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Original Article

Video Consultation Versus In-Person Clinic Visit for Glycemic Control in Type 2 Diabetes during COVID-19 Pandemic (VIP-CD Study)

Dutta, Aditya; Mahendru, Shama; Sharma, Rutuja; Singh, Anshu; Jain, Anjali; Jevalikar, Ganesh; Mithal, Ambrish,

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Indian Journal of Endocrinology and Metabolism: Sep–Oct 2021 - Volume 25 - Issue 5 - p 427-431
doi: 10.4103/ijem.ijem_347_21
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Outpatient clinic absenteeism and lack of follow-up for diabetes care have been the common problems plaguing the physicians and endocrinologists in India during the ongoing severe acute respiratory syndrome coronavirus 2 (SARS-CoV-2)-induced coronavirus disease-19 (COVID-19) pandemic. Frequent lockdowns, administrative orders calling for closure of clinics, fear of contracting infection from health-care facilities or patient(s) (in case of doctors), steroid use, dearth of self- or lab-based monitoring, shortage of medications, and unavailability of health-care professionals have all contributed to impaired delivery of adequate and timely medical care for diabetic individuals. Providing diabetes care during the pandemic has assumed great importance as individuals with diabetes have been found to have severe COVID-19 and higher mortality.[1] Faced with these challenges, doctors have used telemedicine (video, telephone, or email consultation) to connect with and impart medical advice to diabetic individuals.[2] The use of telemedicine in the field of outpatient diabetes care is not new. Many studies and meta-analyses have unequivocally established telemedicine as a suitable alternative to manage noncritical diabetes.[34567891011] Some studies have been performed during COVID-19 pandemic,[101213] and their results pertaining to patient care, satisfaction, and adverse events are encouraging. Telemedicine-driven studies concerning diabetes have been conducted in India during the COVID-19 pandemic.[1314] However, previous studies have not examined the efficiency of glycemic control in individuals treated through telemedicine. In this study, we assessed the efficacy of prospective glycemic control via telemedicine versus in-person clinic visit (IPV) in individuals with diabetes seen at a tertiary care center during the COVID-19 pandemic.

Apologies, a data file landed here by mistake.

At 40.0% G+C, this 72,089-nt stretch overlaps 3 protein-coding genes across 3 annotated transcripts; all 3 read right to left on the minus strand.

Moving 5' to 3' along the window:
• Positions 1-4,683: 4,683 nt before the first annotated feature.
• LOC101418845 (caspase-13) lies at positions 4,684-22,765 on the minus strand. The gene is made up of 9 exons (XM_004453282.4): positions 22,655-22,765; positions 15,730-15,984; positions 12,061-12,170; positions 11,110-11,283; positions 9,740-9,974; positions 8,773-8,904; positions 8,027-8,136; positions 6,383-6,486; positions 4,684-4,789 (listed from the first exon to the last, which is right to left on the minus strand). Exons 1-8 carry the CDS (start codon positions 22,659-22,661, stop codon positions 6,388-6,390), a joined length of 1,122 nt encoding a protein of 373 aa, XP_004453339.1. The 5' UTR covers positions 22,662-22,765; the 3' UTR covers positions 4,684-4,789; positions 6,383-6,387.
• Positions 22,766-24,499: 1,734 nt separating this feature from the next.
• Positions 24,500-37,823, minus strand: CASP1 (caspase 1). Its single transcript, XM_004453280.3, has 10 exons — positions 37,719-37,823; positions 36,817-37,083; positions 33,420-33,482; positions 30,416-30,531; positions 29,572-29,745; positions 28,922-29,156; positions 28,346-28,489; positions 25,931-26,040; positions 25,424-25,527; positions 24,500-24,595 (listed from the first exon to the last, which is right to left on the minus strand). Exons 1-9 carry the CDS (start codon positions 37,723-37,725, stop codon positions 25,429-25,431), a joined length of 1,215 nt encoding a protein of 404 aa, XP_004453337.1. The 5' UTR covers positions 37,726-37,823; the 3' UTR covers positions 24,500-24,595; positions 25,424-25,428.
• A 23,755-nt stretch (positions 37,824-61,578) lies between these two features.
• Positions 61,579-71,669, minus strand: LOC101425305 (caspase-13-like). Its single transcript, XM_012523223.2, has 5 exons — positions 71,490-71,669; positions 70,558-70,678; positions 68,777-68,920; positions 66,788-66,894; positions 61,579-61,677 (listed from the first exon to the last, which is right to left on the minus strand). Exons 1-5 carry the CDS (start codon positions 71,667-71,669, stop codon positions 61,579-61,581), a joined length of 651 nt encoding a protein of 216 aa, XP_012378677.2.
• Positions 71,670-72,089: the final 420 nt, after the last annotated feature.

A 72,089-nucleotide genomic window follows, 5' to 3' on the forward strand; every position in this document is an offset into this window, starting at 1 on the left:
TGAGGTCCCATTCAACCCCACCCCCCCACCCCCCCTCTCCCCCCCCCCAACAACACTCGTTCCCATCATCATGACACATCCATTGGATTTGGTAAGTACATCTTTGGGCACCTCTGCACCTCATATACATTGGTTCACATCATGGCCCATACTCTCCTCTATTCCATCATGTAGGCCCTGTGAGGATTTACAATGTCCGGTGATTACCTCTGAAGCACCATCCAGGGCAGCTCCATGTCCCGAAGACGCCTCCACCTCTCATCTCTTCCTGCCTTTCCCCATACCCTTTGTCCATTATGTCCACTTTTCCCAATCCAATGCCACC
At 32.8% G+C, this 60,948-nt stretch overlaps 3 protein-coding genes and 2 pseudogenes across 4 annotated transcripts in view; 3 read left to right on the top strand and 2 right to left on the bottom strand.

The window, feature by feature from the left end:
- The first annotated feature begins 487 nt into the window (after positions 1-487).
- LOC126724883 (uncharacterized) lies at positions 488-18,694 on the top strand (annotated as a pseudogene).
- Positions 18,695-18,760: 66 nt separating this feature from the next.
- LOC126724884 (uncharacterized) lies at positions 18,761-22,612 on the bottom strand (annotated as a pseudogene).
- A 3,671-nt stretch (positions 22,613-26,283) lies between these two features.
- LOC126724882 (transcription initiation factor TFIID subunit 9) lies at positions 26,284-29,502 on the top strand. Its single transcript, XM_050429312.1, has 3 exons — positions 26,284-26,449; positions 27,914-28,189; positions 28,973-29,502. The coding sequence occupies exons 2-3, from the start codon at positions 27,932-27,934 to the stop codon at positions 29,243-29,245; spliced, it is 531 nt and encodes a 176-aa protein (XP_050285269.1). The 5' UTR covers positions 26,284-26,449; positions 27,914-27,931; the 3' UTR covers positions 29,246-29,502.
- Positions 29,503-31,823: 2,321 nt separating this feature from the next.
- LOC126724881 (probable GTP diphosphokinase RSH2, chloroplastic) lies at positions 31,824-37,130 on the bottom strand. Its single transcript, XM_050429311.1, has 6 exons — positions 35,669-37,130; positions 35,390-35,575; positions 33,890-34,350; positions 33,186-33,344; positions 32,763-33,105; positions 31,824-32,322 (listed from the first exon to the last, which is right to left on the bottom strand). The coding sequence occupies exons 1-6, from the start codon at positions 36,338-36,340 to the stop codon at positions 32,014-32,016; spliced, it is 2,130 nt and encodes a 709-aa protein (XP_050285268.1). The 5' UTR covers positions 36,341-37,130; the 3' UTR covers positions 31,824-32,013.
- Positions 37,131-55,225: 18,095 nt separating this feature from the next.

Study design

This is a retrospective, single-center, cohort study carried out at a tertiary care, designated COVID-19 treatment center in New Delhi, India. The study was conducted during COVID-19 pandemic from July 01, 2020, till October 31, 2020. The study was approved by the Max Healthcare Ethics Committee, New Delhi, India. A waiver of consent was sought because retrospective patient data was used and the study protocol did not affect the treatment protocol or patient identity in any way.